Celebrating Greek Cinema

As the news cycle draws our attention to Greece, we take this opportunity to rediscover this country’s little-known cinema.

It is impossible to talk about Greek cinema without invoking Theo Angelopoulos, a flagship figure of the silver screen in Greece. With an outstanding but often hermetic filmography, it is hard to recommend only one of his features: we advise you to watch them all!

In 2009, Yórgos Lánthimos astonished us with Dogtooth (which received a prize in the Un Certain Regard section at Cannes), the completely quirky, almost absurd story of an isolated family whose children, raised in an unconventional manner by their parents, shut out everything from the outside world.

More recently, we were deeply moved by the story of two brothers seeking out a father who abandoned them in Xenia from Pános H. Koútras (who also directed the Attack of the Giant Moussaka, mentioned here by Léontine). This movie provides an opportunity to explore Greece in its current crisis and the often difficult relationship the country has with immigration.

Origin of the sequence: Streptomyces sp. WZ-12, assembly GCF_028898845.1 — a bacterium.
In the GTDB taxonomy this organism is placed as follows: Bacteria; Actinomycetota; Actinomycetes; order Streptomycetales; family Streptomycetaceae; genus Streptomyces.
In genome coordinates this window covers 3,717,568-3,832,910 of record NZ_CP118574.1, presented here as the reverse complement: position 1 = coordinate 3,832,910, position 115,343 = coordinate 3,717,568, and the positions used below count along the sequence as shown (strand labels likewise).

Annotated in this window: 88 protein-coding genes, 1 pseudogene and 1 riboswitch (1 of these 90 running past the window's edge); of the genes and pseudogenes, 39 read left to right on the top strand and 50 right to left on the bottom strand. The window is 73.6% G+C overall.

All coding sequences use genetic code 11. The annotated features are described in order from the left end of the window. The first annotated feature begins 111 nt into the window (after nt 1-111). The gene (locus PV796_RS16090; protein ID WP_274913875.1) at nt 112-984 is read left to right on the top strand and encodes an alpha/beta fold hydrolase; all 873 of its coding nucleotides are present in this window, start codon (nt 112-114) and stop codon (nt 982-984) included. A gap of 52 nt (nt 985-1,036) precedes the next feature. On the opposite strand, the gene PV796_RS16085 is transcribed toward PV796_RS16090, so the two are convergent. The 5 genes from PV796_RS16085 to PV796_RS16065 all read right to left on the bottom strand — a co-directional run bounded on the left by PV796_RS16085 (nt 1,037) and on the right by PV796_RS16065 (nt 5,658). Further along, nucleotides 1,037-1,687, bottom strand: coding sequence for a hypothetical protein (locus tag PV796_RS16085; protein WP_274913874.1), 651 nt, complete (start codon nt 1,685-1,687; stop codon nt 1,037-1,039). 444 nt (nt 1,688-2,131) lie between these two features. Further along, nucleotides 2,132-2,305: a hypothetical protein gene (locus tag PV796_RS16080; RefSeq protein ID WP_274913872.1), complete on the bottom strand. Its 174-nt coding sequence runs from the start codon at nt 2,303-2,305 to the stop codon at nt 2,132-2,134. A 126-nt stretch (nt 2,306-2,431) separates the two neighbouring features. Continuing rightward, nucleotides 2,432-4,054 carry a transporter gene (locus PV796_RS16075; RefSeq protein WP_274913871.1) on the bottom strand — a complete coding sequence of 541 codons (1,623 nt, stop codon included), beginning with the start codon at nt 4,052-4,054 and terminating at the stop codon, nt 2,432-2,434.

Staying on the crisis theme, we also encourage you to give Indignados from Tony Gatlif a try. This documentary also contains elements of fiction, about the Indignados movement that swept across Europe. Another movies that touches on similar topics is Social Genocide from Fernando Ezequiel Solanas, a documentary on the Argentinean crisis.

Translated by Leon

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